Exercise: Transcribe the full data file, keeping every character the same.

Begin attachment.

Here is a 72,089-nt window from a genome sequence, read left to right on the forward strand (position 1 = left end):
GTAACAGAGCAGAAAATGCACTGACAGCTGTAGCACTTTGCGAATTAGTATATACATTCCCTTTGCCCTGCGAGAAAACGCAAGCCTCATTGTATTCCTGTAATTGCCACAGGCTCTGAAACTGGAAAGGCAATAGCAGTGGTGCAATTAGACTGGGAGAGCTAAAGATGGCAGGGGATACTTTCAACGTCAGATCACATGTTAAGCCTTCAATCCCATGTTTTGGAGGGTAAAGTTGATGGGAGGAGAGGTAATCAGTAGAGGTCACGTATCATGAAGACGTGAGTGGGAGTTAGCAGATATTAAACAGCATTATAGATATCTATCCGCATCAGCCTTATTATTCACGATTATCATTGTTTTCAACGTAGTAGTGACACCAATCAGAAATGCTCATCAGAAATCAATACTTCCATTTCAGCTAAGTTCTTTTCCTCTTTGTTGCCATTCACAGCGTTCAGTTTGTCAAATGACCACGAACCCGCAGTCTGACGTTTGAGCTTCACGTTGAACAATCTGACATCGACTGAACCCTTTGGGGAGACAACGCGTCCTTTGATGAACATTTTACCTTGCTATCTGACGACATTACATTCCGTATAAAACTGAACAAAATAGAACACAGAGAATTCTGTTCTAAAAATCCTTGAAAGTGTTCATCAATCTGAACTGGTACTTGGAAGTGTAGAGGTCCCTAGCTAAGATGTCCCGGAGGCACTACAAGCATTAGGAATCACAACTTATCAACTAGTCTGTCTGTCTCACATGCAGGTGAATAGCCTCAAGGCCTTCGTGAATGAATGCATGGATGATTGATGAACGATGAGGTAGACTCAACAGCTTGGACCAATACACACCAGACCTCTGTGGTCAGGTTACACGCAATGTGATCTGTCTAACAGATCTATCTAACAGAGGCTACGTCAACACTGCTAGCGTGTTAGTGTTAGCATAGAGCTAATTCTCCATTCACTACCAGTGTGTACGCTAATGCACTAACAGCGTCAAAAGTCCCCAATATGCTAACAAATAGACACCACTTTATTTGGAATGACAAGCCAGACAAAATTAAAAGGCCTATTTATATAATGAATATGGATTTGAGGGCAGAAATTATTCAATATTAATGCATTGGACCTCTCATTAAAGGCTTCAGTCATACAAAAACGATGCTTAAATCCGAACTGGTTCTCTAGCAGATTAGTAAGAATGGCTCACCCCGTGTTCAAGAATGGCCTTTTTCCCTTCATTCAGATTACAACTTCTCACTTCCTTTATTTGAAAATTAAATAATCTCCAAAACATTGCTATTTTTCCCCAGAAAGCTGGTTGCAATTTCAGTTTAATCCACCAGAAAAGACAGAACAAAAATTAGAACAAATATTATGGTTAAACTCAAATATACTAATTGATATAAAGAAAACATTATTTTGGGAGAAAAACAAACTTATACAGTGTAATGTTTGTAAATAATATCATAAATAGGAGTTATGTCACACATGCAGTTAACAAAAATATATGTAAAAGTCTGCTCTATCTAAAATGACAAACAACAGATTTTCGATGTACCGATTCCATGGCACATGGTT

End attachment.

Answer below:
Here is a 72,089-nt window from a genome sequence, read left to right on the forward strand (position 1 = left end):
GTAACAGAGCAGAAAATGCACTGACAGCTGTAGCACTTTGCGAATTAGTATATACATTCCCTTTGCCCTGCGAGAAAACGCAAGCCTCATTGTATTCCTGTAATTGCCACAGGCTCTGAAACTGGAAAGGCAATAGCAGTGGTGCAATTAGACTGGGAGAGCTAAAGATGGCAGGGGATACTTTCAACGTCAGATCACATGTTAAGCCTTCAATCCCATGTTTTGGAGGGTAAAGTTGATGGGAGGAGAGGTAATCAGTAGAGGTCACGTATCATGAAGACGTGAGTGGGAGTTAGCAGATATTAAACAGCATTATAGATATCTATCCGCATCAGCCTTATTATTCACGATTATCATTGTTTTCAACGTAGTAGTGACACCAATCAGAAATGCTCATCAGAAATCAATACTTCCATTTCAGCTAAGTTCTTTTCCTCTTTGTTGCCATTCACAGCGTTCAGTTTGTCAAATGACCACGAACCCGCAGTCTGACGTTTGAGCTTCACGTTGAACAATCTGACATCGACTGAACCCTTTGGGGAGACAACGCGTCCTTTGATGAACATTTTACCTTGCTATCTGACGACATTACATTCCGTATAAAACTGAACAAAATAGAACACAGAGAATTCTGTTCTAAAAATCCTTGAAAGTGTTCATCAATCTGAACTGGTACTTGGAAGTGTAGAGGTCCCTAGCTAAGATGTCCCGGAGGCACTACAAGCATTAGGAATCACAACTTATCAACTAGTCTGTCTGTCTCACATGCAGGTGAATAGCCTCAAGGCCTTCGTGAATGAATGCATGGATGATTGATGAACGATGAGGTAGACTCAACAGCTTGGACCAATACACACCAGACCTCTGTGGTCAGGTTACACGCAATGTGATCTGTCTAACAGATCTATCTAACAGAGGCTACGTCAACACTGCTAGCGTGTTAGTGTTAGCATAGAGCTAATTCTCCATTCACTACCAGTGTGTACGCTAATGCACTAACAGCGTCAAAAGTCCCCAATATGCTAACAAATAGACACCACTTTATTTGGAATGACAAGCCAGACAAAATTAAAAGGCCTATTTATATAATGAATATGGATTTGAGGGCAGAAATTATTCAATATTAATGCATTGGACCTCTCATTAAAGGCTTCAGTCATACAAAAACGATGCTTAAATCCGAACTGGTTCTCTAGCAGATTAGTAAGAATGGCTCACCCCGTGTTCAAGAATGGCCTTTTTCCCTTCATTCAGATTACAACTTCTCACTTCCTTTATTTGAAAATTAAATAATCTCCAAAACATTGCTATTTTTCCCCAGAAAGCTGGTTGCAATTTCAGTTTAATCCACCAGAAAAGACAGAACAAAAATTAGAACAAATATTATGGTTAAACTCAAATATACTAATTGATATAAAGAAAACATTATTTTGGGAGAAAAACAAACTTATACAGTGTAATGTTTGTAAATAATATCATAAATAGGAGTTATGTCACACATGCAGTTAACAAAAATATATGTAAAAGTCTGCTCTATCTAAAATGACAAACAACAGATTTTCGATGTACCGATTCCATGGCACATGGTT